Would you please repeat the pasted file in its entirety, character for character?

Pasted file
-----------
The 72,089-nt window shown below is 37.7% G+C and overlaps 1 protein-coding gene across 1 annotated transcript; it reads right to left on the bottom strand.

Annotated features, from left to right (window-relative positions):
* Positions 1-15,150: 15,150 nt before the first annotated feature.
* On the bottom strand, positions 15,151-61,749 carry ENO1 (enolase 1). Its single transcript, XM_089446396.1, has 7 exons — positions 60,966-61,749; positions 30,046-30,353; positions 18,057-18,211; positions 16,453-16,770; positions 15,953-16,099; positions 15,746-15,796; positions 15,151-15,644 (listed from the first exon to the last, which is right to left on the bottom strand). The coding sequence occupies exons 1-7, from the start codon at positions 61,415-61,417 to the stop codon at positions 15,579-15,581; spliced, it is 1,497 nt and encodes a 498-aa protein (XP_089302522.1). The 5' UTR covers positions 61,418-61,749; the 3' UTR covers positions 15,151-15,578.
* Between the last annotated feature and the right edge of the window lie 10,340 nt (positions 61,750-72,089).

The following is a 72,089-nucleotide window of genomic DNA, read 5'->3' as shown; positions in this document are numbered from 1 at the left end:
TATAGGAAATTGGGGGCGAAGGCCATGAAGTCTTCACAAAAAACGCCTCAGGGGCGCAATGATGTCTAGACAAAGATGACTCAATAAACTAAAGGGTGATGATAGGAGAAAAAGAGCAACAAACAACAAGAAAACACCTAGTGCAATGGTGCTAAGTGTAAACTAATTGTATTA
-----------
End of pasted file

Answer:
The 72,089-nt window shown below is 37.7% G+C and overlaps 1 protein-coding gene across 1 annotated transcript; it reads right to left on the bottom strand.

Annotated features, from left to right (window-relative positions):
* Positions 1-15,150: 15,150 nt before the first annotated feature.
* On the bottom strand, positions 15,151-61,749 carry ENO1 (enolase 1). Its single transcript, XM_089446396.1, has 7 exons — positions 60,966-61,749; positions 30,046-30,353; positions 18,057-18,211; positions 16,453-16,770; positions 15,953-16,099; positions 15,746-15,796; positions 15,151-15,644 (listed from the first exon to the last, which is right to left on the bottom strand). The coding sequence occupies exons 1-7, from the start codon at positions 61,415-61,417 to the stop codon at positions 15,579-15,581; spliced, it is 1,497 nt and encodes a 498-aa protein (XP_089302522.1). The 5' UTR covers positions 61,418-61,749; the 3' UTR covers positions 15,151-15,578.
* Between the last annotated feature and the right edge of the window lie 10,340 nt (positions 61,750-72,089).

The following is a 72,089-nucleotide window of genomic DNA, read 5'->3' as shown; positions in this document are numbered from 1 at the left end:
TATAGGAAATTGGGGGCGAAGGCCATGAAGTCTTCACAAAAAACGCCTCAGGGGCGCAATGATGTCTAGACAAAGATGACTCAATAAACTAAAGGGTGATGATAGGAGAAAAAGAGCAACAAACAACAAGAAAACACCTAGTGCAATGGTGCTAAGTGTAAACTAATTGTATTA